As of this morning, opposition alliance candidate Salvador Nasralla maintained a slight lead, but with just over half the votes counted. President Juan Orlando Hernández, who is running for reelection, has 40.28 percent of the vote to Nasralla’s 45.05 percent, with 58.39 percent of the votes tallied. (See yesterday’s post.)

Slow updates after the surprising initial results have raised questions over whether there are attempts being made to change the outcome, reports the Associated PressHonduras Culture and Politics has updates and analysis on vote counting and potential problems in that arena.

However an election official told Reuters yesterday evening that Nasralla has a lead with over 70 percent of the vote counted and that an opposition upset is irreversible.

New York Times article by Elizabeth Malkin from before the election sheds more light on the polemic reelection issue in Honduras. Reelection is prohibited in Honduras’ constitution, and the topic is polemic after a military coup ousted then-president Manuel Zelaya for allegedly trying to circumvent the limitation in 2009. Hernández supported that coup, but benefitted from a later Supreme Court decision lifting the ban. Critics note that the decision itself is “circuitous” and made by judges who all owed their positions to Hernández after their predecessors were hastily removed.

Beyond the direct policies the candidates campaigned on (see yesterday’s post), Malkin posited that the election was also a referendum on how much control Hernández and the executive branch should exert over the country’s institutions.

Another piece from before the election, in the Guardian, notes the underlying questions about the fairness of the election itself. For example, “according to official figures, 6.2 million people are eligible to vote – a number the opposition says is mathematically impossible in a country with 8.5 million habitants.”

News Briefs
  • Mexico's ruling PRI party will field an outsider presidential candidate in next year's elections. José Antonio Meade resigned from his post as finance secretary yesterday in order to run, after continuously occupying cabinet posts in the Peña Nieto administration, reports Animal Político. Meade is a party independent, and also held the posts of energy secretary and finance secretary under the previous Calderón administration. But the anointing of Meade as chosen PRI successor seems to harken back to Mexico's time under one-party rule, argues David Agren in the Washington Post. Though Meade is not necessarily the party's most popular option, he writes, the campaign strategy will focus on his "apolitical," technocrat profile. The option is particularly soothing for the business sector, which is frightened of the leftist-populist option of Andrés Manuel López Obrador, he notes. Meade's status as an independent is actually alluring to a party tarnished by allegations of corruption and human rights violations, notes the New York Times. Officials hope he will attract voters from the PAN conservative party. However, there are concerns regarding "whether his stellar credentials and scandal-free record will be enough to overcome his relatively low-energy demeanor."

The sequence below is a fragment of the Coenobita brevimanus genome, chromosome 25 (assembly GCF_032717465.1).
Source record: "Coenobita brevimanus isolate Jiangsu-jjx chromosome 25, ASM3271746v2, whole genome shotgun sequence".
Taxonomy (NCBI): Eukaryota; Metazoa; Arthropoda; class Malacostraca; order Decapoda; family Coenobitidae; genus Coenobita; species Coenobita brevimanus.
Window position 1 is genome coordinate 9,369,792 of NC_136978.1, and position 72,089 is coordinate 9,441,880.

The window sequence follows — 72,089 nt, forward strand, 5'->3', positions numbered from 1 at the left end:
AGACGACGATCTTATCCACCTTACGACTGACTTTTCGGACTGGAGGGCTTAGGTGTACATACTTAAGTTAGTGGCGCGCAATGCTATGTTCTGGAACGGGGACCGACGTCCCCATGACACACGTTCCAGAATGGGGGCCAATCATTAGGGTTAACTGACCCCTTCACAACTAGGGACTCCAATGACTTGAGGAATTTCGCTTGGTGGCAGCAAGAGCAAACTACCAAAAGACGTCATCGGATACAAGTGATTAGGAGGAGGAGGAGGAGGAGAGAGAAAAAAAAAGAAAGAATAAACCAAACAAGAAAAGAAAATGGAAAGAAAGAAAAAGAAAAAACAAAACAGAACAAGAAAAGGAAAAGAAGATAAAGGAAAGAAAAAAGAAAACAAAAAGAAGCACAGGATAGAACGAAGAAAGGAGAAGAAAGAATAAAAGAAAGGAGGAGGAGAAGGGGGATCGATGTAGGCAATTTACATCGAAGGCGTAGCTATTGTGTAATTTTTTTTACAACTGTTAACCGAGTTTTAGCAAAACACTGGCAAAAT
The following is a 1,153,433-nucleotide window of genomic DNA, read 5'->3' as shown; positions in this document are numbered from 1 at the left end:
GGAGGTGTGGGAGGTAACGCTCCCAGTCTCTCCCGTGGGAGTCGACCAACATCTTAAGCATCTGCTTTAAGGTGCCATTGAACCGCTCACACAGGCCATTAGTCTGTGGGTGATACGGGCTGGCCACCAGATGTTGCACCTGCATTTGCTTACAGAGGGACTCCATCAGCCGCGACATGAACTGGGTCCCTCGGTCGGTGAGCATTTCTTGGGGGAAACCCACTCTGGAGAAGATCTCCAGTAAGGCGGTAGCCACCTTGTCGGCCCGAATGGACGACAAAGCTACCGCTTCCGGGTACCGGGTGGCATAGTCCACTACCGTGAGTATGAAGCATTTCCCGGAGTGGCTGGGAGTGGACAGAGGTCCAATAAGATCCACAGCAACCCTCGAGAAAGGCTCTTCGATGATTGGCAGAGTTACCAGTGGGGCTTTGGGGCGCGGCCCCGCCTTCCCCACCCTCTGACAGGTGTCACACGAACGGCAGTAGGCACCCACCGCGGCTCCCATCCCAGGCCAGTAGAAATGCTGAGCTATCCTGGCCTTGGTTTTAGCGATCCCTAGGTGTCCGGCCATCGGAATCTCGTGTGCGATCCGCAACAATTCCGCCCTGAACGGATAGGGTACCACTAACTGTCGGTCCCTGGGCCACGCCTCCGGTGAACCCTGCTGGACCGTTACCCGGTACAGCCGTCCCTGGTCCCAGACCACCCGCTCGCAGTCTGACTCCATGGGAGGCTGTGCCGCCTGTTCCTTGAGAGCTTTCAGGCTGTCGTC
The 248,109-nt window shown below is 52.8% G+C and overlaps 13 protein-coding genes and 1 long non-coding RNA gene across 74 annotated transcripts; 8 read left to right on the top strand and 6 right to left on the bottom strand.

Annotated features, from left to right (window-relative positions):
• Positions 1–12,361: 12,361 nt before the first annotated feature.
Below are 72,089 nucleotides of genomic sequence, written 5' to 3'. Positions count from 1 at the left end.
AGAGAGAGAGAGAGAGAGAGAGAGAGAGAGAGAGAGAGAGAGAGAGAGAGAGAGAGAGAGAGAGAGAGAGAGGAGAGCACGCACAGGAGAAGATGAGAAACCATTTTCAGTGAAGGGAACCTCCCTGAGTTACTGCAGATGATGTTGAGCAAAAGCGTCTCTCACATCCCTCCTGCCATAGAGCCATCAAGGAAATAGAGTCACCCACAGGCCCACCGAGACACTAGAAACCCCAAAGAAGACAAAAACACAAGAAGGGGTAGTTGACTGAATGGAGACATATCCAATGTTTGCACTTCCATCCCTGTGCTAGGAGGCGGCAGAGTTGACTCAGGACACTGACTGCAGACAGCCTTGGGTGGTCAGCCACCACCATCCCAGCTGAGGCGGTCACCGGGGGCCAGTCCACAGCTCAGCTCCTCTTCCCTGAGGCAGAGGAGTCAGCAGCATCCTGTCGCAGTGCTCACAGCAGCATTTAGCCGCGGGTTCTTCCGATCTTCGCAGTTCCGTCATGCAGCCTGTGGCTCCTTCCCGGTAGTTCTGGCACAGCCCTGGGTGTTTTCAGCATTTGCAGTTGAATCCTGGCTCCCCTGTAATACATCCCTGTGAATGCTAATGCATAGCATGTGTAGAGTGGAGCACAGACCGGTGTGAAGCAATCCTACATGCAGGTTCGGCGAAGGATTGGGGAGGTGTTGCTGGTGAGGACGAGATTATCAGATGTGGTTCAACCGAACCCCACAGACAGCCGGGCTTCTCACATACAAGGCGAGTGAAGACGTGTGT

• Venezuelan President Nicolás Maduro named an active general to lead the country's state-run oil company, PdVSA. It was the last major economic sector that had remained outside of the military purview, notes the Wall Street Journal, and represents most the country's foreign currency income. The appointment comes after a four-month purge of the company, in which more than 50 company officials and contractors have been arrested and jailed in Venezuela since August. Analysts and opposition leaders said the appointment was a political move and would worsen an already crushing economic crisis, reports the New York Times. They say the appointment of Maj. Gen. Manuel Quevedo, who has no previous experience in the industry, is aimed at curbing dissatisfaction within the armed forces, a mainstay of the current administration.
  • Shortages of contraceptives in Venezuela have led to a spike in unwanted pregnancies and STDs, as residents face the bleak choice of abstinence or unprotected sex. It has also led to an increase in dangerous attempts to terminate pregnancies at home, reports the Washington Post.
  • Former FARC leader Rodrigo Londoño has received a makeover in his new role as presidential candidate of the demobilized guerrilla force’s new political party. The man formerly known as “Timochenko” surprised audiences with a softer, neater look, reports the Miami Herald, part of a push to change negative public perceptions of him and the FARC.